The environmental benefits of solar energy have become more apparent in recent years.

Amorphous silicon

Amorphous silicon solar cell technology has become a viable option for producing large amounts of low cost electricity.


Amorphous silicon solar cells are normally prepared by sputtering or glow discharge. These methods produce very thin films of amorphous silicon and the absorption of light is very high. The resulting cell can be assembled into large solar panels. Typical amorphous silicon solar cell modules have an efficiency of 4 to 8%. Nevertheless, they have a theoretical limit of 15%.

P-i-n structure

The p-i-n structure of amorphous silicon solar cells is a good option for achieving a balance between photoelectric efficiency and optical absorption. However, the thickness of the i-layer in an amorphous silicon solar cell may be too thin, reducing absorption.


However, amorphous silicon panels have some major problems with their stability and efficiency. They are not as efficient as other types of solar cells and they are not suitable for all applications.This problem is due to cross contamination. To overcome this, different deposition processes have been introduced to improve the stability of amorphous silicon.


Another alternative is hydrogenated amorphous silicon. It has been extensively studied for use as a semiconductor for photovoltaic systems. Hydrogenated amorphous silicon is characterized by a disordered matrix, a radial distribution function, a low defect density, and a tunable conduction type. In addition, its shunt resistance enables acceptable performance at low light levels.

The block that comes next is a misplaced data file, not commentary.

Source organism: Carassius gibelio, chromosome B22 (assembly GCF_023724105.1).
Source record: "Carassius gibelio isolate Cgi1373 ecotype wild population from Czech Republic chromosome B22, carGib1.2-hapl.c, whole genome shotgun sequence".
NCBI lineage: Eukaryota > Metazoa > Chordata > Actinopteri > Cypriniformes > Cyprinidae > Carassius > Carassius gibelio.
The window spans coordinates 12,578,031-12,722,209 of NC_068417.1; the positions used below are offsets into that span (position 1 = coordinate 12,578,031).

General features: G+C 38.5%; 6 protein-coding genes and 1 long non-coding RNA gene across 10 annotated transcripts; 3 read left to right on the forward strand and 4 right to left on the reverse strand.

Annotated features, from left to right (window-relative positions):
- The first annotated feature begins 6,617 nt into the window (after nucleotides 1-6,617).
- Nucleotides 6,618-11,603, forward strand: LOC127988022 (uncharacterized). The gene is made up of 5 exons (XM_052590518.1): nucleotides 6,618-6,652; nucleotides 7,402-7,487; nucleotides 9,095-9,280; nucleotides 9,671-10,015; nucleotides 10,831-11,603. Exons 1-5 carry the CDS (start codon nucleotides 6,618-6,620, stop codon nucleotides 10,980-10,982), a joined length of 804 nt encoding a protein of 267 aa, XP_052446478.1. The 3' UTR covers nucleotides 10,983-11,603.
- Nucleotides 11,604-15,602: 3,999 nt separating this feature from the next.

Another interesting variant is amorphous silicon alloys. Some of these alloys are doped with carbon atoms. Doping of amorphous semiconductors changes their resistivity and crystallographic properties.

Thin-film solar cell manufacturers have developed technology that can improve the efficiency of amorphous silicon. This technology has made possible the first low-cost multijunction bandgap commercial solar cells.


Amorphous silicon is also used to make thin film transistors. These transistors are often used in liquid crystal displays and other large area electronics applications. Due to their ability to be tuned to a particular frequency of light, they are especially attractive for applications such as wireless devices and sensors. PowerFilm is an amorphous silicon thin-film material that has been developed to meet diverse power requirements of wireless and sensor devices. This material is lightweight, flexible, and durable.

Solar Cells

Although amorphous silicon solar cells still have a low conversion efficiency, they are capable of generating inexpensive electricity. With their low manufacturing costs and relatively simple manufacturing process, they could eventually compete with traditional crystalline solar cells.